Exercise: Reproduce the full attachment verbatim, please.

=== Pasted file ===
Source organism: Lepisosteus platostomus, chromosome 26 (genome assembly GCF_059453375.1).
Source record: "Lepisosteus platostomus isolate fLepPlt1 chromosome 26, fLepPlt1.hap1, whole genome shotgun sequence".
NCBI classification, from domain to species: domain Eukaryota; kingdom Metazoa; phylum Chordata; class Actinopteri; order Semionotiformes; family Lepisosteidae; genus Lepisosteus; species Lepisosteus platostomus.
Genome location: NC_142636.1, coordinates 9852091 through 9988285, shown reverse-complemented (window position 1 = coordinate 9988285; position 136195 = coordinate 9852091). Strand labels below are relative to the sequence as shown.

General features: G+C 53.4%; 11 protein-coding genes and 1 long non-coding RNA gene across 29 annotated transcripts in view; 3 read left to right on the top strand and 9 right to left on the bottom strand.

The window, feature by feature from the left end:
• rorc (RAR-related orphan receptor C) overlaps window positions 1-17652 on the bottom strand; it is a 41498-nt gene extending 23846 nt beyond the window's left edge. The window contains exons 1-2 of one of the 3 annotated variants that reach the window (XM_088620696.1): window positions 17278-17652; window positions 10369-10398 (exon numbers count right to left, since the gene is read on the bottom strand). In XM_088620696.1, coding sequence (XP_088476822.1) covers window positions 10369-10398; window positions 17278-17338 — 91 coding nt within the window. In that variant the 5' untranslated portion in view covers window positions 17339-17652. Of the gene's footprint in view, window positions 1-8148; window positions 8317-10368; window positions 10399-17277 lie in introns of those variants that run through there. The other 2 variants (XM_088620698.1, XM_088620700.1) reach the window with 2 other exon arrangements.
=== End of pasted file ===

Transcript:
Source organism: Lepisosteus platostomus, chromosome 26 (genome assembly GCF_059453375.1).
Source record: "Lepisosteus platostomus isolate fLepPlt1 chromosome 26, fLepPlt1.hap1, whole genome shotgun sequence".
NCBI classification, from domain to species: domain Eukaryota; kingdom Metazoa; phylum Chordata; class Actinopteri; order Semionotiformes; family Lepisosteidae; genus Lepisosteus; species Lepisosteus platostomus.
Genome location: NC_142636.1, coordinates 9852091 through 9988285, shown reverse-complemented (window position 1 = coordinate 9988285; position 136195 = coordinate 9852091). Strand labels below are relative to the sequence as shown.

General features: G+C 53.4%; 11 protein-coding genes and 1 long non-coding RNA gene across 29 annotated transcripts in view; 3 read left to right on the top strand and 9 right to left on the bottom strand.

The window, feature by feature from the left end:
• rorc (RAR-related orphan receptor C) overlaps window positions 1-17652 on the bottom strand; it is a 41498-nt gene extending 23846 nt beyond the window's left edge. The window contains exons 1-2 of one of the 3 annotated variants that reach the window (XM_088620696.1): window positions 17278-17652; window positions 10369-10398 (exon numbers count right to left, since the gene is read on the bottom strand). In XM_088620696.1, coding sequence (XP_088476822.1) covers window positions 10369-10398; window positions 17278-17338 — 91 coding nt within the window. In that variant the 5' untranslated portion in view covers window positions 17339-17652. Of the gene's footprint in view, window positions 1-8148; window positions 8317-10368; window positions 10399-17277 lie in introns of those variants that run through there. The other 2 variants (XM_088620698.1, XM_088620700.1) reach the window with 2 other exon arrangements.